Long-Term Car: Our Mini Gets Its Snow Shoes
As Editor-In-Chief Miersma mentioned in the first impressions of our long-term 2012 Mini Cooper S Coupe
, winter rubber will be a must-have for our loaner. Having arrived with a set of Continental ContiProContacts, we certainly weren’t prepared to tackle even the mild winter we’ve had so far, so the quest began to find a suitable set of snow shoes.
The problem came with finding tires in the right size. 205/45/17 is apparently an unusual size for winter tires, as only a trio of offerings from Bridgestone, Pirelli, and Michelin fit the bill. We also wanted to keep the stock wheels in place, as the seventeen-inch Bullets looked quite good with the Eclipse Gray/black color scheme of our car. After some debate and a tiny bit of yelling, we opted for four Michelin Primacy Alpin PA3s
The Primacy Alpins trade a degree of outright performance for overall grip and stability. They feature a ten-percent improvement in acceleration and handling over the performance-minded Pilot Alpin PA2s. This is due to a sunflower-oil-enriched rubber compound, called the Helio Compound. Featuring a directional tread, the Primacy Alpins offer a big improvement in wet, dry, and snowy grip at low temperatures. Other tire-tech features include Michelin’s StabiliGrip technology, which uses a variety of bidirectional sipes to deliver a greater biting edge in the snow and wet.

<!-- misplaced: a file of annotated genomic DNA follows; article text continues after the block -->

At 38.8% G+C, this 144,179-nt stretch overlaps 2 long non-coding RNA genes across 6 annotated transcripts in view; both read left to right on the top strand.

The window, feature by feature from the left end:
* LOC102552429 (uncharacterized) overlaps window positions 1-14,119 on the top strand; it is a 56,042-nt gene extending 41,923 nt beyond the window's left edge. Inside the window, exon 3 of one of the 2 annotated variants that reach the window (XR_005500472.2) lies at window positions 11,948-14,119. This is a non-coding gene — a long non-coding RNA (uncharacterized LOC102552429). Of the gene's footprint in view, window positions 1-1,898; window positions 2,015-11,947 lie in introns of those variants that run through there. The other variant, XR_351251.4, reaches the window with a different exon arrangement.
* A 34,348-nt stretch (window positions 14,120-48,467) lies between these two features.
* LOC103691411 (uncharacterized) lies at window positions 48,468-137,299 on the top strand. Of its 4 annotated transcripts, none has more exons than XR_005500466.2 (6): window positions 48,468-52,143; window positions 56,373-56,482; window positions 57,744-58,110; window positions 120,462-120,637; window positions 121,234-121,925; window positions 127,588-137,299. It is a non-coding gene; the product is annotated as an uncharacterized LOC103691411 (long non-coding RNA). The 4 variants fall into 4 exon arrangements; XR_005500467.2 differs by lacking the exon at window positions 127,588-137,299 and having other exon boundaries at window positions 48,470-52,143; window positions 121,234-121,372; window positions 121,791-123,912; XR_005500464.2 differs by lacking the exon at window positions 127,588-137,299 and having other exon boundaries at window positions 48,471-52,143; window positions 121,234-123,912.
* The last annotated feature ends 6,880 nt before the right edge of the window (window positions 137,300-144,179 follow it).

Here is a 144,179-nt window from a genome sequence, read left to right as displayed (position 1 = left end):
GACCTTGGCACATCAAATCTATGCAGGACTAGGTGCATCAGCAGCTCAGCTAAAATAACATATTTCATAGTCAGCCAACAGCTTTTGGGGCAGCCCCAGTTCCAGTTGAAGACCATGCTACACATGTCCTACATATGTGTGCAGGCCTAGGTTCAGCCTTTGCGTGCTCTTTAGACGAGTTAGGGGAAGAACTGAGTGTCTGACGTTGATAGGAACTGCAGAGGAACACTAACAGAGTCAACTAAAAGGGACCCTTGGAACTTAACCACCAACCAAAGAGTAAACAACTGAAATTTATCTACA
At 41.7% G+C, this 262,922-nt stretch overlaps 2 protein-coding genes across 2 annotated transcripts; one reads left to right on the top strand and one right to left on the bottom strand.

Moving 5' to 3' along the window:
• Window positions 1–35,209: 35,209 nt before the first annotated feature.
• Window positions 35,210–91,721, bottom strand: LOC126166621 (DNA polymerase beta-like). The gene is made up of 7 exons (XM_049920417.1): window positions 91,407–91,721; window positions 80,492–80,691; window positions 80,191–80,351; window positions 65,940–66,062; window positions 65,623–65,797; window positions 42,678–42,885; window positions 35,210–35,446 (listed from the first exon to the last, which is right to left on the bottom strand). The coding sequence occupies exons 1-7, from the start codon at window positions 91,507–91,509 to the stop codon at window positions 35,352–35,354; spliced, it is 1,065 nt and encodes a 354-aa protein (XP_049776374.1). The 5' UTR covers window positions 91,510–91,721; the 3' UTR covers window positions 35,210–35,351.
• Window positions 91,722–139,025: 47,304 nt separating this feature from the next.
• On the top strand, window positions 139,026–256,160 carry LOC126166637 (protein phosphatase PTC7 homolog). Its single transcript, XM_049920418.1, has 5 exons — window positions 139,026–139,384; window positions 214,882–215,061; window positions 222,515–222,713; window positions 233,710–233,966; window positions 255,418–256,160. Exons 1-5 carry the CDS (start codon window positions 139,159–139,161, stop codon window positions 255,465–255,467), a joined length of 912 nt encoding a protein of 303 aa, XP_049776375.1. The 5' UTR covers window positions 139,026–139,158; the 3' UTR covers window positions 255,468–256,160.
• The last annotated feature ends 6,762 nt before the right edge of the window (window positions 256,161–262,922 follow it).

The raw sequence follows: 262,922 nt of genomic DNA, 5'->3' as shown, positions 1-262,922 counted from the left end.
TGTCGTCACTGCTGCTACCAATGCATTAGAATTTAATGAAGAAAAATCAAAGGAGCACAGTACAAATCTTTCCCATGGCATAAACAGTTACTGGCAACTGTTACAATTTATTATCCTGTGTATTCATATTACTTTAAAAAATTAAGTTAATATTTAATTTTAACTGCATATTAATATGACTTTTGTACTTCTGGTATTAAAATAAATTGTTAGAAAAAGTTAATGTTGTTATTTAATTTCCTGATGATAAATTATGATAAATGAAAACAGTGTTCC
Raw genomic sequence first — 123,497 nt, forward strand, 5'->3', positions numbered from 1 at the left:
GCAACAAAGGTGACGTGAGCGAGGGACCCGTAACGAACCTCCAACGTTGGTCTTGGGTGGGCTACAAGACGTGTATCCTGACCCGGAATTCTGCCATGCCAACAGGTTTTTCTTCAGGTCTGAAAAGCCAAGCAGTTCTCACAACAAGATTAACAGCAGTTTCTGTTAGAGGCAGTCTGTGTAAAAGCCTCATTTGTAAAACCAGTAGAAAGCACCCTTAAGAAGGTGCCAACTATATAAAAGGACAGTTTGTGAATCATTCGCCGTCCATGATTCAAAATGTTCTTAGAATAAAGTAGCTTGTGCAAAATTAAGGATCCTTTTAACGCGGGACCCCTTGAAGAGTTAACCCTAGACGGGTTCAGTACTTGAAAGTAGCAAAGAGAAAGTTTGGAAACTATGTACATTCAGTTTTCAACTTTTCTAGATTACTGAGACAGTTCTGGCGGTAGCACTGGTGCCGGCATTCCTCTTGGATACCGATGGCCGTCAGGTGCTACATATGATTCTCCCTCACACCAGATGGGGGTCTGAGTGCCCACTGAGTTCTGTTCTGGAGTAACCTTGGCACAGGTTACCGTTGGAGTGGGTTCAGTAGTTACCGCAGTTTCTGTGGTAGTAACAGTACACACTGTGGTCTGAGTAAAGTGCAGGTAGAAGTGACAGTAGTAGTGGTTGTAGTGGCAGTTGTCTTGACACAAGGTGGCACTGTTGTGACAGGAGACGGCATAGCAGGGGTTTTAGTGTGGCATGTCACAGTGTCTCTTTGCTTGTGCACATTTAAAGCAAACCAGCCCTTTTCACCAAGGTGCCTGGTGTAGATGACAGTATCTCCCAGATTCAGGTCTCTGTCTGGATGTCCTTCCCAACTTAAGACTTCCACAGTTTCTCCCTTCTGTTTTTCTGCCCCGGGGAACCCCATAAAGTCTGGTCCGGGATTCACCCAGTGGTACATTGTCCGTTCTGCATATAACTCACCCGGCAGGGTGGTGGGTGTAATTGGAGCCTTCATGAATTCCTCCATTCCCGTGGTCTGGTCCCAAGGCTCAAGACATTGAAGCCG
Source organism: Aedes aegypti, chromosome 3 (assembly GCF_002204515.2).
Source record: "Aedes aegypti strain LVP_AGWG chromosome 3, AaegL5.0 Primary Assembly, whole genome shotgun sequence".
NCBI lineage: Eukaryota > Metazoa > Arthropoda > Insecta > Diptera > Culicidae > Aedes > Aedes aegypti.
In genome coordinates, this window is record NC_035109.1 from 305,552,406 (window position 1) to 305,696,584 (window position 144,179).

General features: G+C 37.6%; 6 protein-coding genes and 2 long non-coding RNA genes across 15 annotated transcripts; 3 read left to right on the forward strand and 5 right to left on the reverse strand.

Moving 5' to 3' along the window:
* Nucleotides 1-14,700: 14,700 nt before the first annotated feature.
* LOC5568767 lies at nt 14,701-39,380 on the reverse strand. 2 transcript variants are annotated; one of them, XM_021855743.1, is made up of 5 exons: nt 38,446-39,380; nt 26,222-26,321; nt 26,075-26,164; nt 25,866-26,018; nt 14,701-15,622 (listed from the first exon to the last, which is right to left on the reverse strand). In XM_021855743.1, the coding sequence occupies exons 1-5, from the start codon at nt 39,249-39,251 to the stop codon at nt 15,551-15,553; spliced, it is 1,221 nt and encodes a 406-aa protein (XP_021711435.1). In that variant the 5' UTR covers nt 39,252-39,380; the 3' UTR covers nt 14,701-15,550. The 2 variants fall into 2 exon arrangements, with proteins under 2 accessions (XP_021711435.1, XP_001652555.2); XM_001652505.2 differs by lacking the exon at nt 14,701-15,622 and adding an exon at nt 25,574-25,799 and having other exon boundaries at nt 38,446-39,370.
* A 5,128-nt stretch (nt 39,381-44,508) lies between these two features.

There were other benefits to snagging the Primacy Alpins. These tires are labeled with Michelin’s Green X tag, identifying them as low-rolling-resistance, environmentally friendly tires. The lighter weight of the tread compound along with other attributes requires less power to get moving, which makes a marked improvement in fuel economy. We’re quite excited to monitor the changes in mileage, as the Mini Coupe hasn’t quite lived up to its mileage estimates (although whether this is the fault of the car or certain lead-footed editors is quite open for debate).
The other plus of the Michelins is that, unlike our OEM Continentals, these are not run-flat tires. The stiffer sidewall required by run-flats tends to make for a much firmer ride over bumps and imperfections. While we lose the insurance policy that comes with the RFTs, the improvement in ride quality will likely be appreciated by the staff, especially on the third-world roads of Metro Detroit.
A set of four Michelin Primacy Alpin PA3s retail for just over $700, with individual tires running in the $170 to $180 range. Installation (mounting and balancing) for our set totaled $132. Chris Amos will be taking the Coupe Up North for this weekend’s 2011 Sno*Drift Rally, so look for our next update soon.